Most individual investors spend a lifetime saving and accumulating assets so that one day they will be able to fund a comfortable retirement. By the time these individuals reach the day they are able to retire, they are confronted with a series of crucial decisions for which they are often ill prepared: which accounts should be targeted for withdrawal of funds and in what order? Often, this decision is made with little thought given to the best way to maximize the long-term value of their portfolio. Here at Claris Advisors, we recognize that we are able to deliver significant value to clients by helping them achieve their long-term financial goals by implementing the best spend down strategies. In fact, Vanguard’s Advisor’s Alpha® study finds that utilizing the appropriate withdrawal order for client spending can deliver up to 110 bps (1.10%) in excess value each year.
To achieve this level of excess value, the breakdown of assets between taxable and tax-advantaged accounts should be roughly equal in size and the investor should be in a high marginal tax bracket. If the investor has all of his or her assets in one account type (that is, all taxable or all tax-advantaged) or the investor is not currently spending from the portfolio, the value of utilizing the appropriate withdrawal order is 0 bps.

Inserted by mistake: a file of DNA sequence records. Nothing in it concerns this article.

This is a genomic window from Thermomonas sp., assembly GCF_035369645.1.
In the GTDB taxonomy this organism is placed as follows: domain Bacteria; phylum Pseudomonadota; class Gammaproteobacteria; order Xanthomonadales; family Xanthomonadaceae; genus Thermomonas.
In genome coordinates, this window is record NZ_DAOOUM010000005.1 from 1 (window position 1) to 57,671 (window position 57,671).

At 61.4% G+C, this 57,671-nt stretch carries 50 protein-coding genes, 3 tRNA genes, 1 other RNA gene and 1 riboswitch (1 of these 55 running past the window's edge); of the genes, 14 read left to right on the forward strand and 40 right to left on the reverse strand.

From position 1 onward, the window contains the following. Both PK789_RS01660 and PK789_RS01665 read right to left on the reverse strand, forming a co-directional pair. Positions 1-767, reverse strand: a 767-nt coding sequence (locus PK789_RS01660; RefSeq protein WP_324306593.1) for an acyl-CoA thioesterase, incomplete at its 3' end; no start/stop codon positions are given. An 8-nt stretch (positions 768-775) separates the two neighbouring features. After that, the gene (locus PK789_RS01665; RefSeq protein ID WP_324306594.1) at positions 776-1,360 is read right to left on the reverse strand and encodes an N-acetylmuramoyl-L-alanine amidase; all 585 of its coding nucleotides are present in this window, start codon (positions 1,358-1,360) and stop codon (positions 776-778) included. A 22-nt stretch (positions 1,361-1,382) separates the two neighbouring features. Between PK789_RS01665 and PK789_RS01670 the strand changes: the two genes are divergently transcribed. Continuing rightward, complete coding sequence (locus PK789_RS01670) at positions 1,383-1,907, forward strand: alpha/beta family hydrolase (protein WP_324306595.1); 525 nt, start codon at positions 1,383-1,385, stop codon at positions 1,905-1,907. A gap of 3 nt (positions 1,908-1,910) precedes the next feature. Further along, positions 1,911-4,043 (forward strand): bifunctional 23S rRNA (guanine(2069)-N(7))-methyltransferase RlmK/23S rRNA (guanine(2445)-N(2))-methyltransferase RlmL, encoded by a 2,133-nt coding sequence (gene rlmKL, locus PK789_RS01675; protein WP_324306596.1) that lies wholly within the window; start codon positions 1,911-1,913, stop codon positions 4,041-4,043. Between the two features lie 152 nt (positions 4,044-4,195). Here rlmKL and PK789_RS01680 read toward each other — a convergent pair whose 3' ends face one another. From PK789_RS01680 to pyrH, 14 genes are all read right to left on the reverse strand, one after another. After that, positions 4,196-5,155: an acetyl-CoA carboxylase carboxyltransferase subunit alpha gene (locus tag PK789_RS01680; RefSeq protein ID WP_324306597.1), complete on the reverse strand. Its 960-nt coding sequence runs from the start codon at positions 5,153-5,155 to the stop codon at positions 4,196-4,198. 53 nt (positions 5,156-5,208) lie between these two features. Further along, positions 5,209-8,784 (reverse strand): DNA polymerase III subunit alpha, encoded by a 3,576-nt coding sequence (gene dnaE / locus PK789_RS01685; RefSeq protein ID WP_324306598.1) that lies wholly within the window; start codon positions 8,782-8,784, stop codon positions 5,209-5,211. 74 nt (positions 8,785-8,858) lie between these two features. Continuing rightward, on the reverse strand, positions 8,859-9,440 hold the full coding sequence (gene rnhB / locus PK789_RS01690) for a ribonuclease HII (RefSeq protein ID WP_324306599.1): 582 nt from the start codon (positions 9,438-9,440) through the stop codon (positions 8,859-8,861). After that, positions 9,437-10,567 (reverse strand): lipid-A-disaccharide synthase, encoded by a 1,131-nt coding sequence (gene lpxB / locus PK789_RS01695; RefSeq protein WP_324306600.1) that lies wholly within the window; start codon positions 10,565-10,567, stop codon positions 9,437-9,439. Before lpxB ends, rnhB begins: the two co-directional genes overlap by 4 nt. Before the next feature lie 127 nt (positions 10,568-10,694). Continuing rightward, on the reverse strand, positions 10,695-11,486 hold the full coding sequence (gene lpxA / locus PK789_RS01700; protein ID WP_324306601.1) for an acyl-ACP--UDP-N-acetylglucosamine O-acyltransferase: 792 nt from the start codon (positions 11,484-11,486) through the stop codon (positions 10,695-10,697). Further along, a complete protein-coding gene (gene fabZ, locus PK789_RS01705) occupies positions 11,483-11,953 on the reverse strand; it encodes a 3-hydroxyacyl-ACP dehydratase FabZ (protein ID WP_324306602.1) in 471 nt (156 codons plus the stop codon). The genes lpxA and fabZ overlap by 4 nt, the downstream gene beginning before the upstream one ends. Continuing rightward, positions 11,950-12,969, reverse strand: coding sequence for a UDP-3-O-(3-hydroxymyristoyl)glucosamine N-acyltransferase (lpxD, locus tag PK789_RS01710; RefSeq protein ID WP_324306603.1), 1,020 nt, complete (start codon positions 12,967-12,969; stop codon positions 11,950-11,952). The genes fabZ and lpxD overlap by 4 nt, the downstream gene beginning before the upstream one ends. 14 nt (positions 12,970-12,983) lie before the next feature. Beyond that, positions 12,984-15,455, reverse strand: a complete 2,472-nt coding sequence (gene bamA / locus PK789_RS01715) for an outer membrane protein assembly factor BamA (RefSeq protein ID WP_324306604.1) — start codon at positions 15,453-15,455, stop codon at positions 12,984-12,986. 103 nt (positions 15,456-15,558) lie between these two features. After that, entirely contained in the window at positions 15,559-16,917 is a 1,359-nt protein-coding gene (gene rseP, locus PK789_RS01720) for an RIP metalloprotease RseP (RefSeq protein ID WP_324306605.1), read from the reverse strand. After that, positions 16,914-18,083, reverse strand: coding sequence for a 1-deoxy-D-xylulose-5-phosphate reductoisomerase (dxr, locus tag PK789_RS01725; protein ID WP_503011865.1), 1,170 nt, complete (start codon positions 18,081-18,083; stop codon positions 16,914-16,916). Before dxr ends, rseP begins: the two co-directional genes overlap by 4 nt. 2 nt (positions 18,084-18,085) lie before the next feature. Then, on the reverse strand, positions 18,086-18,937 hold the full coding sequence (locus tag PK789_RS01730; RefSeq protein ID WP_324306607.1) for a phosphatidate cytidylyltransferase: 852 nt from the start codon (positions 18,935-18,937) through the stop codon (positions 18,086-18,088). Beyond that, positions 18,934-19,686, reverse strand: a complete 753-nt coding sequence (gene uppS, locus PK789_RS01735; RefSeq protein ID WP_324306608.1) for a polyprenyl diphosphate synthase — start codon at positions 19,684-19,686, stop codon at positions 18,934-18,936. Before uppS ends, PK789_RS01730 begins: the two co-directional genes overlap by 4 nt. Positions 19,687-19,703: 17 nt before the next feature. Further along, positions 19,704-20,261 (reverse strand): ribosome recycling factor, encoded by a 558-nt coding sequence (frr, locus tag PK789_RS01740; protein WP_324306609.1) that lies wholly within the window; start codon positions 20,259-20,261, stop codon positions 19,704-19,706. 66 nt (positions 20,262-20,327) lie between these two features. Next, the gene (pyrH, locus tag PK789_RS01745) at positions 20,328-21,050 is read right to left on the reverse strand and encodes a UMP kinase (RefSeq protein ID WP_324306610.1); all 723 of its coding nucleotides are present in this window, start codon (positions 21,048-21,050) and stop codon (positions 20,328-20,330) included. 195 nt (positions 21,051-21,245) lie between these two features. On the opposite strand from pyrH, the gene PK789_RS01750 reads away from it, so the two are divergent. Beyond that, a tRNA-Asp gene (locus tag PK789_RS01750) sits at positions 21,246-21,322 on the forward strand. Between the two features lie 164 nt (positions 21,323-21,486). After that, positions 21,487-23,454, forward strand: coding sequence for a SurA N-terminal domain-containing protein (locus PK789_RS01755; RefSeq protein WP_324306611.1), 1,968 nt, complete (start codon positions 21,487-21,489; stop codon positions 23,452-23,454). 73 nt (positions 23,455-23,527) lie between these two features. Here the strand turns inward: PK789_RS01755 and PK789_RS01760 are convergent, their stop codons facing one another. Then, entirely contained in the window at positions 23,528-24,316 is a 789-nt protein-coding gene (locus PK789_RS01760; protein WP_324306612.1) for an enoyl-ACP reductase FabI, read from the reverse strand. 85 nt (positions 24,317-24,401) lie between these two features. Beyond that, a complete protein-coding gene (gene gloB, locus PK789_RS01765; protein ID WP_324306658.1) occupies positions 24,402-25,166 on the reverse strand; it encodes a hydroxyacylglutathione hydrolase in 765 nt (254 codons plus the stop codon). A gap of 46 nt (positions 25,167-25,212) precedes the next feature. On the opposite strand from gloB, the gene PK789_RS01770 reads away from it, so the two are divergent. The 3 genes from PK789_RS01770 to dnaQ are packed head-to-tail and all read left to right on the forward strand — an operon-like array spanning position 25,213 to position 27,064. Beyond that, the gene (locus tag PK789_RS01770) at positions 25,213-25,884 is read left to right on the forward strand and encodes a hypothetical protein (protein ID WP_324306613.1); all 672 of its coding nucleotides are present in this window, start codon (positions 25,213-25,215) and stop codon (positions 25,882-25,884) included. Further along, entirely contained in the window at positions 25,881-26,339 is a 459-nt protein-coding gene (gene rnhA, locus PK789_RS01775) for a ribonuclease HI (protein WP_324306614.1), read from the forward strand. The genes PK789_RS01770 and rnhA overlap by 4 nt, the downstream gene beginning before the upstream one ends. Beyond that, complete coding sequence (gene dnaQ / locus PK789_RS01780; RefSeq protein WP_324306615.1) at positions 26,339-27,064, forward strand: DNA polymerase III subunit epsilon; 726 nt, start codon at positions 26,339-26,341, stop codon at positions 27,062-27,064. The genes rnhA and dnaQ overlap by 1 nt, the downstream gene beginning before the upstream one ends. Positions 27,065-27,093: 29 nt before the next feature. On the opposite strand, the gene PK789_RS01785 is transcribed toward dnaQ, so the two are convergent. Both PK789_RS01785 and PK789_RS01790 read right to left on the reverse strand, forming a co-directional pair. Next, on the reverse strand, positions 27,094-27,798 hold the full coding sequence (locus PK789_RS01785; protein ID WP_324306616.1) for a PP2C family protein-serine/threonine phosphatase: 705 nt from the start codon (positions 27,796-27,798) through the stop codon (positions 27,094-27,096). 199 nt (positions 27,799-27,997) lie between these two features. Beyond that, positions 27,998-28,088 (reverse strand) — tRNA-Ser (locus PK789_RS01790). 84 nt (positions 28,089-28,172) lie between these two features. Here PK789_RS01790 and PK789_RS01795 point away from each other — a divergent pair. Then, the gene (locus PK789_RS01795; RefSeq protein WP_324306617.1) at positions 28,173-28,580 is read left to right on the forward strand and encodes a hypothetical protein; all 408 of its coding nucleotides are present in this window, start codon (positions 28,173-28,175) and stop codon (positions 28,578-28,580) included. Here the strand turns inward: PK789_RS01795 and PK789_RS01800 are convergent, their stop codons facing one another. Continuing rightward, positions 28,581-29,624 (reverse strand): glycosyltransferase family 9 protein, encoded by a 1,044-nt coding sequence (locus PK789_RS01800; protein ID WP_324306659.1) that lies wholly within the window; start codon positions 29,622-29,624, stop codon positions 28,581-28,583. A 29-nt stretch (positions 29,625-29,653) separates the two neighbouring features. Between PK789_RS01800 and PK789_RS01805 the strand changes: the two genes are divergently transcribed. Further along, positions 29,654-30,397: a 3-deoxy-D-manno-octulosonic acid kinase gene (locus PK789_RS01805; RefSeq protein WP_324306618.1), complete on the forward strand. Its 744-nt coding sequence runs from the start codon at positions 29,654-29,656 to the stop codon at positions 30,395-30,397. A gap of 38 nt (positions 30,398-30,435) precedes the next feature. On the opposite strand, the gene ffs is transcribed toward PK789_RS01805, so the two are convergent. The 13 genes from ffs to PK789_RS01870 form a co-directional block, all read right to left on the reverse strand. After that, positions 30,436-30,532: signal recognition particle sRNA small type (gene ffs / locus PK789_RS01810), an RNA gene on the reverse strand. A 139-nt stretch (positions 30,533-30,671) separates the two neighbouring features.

As an advisory firm that implements informed withdrawal order strategies, we are able to minimize the total taxes paid over the course of our clients’ retirement, thereby increasing our clients’ wealth and the longevity of their portfolios.
The primary determinant of whether one should spend from taxable assets or tax-advantaged assets is tax rates. Under the United States’ current method of taxing income and capital gains, Claris is able to minimize the impact of taxes on our clients’ portfolios by spending in the following order:
1) Required minimum distributions, if applicable
2) Cash flows on assets held in taxable accounts
3) Taxable assets
5) Tax-advantaged assets
Investors should deplete their taxable assets prior to spending from their tax-deferred accounts because withdrawing in the reverse order would accelerate the payment of income taxes. Over time, the acceleration of income tax payments and the resulting loss of tax-deferred growth will likely negatively affect the portfolio, resulting in lower terminal wealth values and success rates. This strategy is one of those rare “free lunches,” because it adds the aforementioned 1.10% of average annualized value without any additional risk.
Stay tuned for our next blog post, and the final installment of the Value of an Advisor series on total return versus income investing.
Read Part 1: 7 Strategies to Quantifying Value
Read Part 2: Asset Location
Read Part 3: Asset Allocation
Read Part 4: Cost Effective Implementation
Read Part 5: Rebalancing
Read Part 6: Behavioral Coaching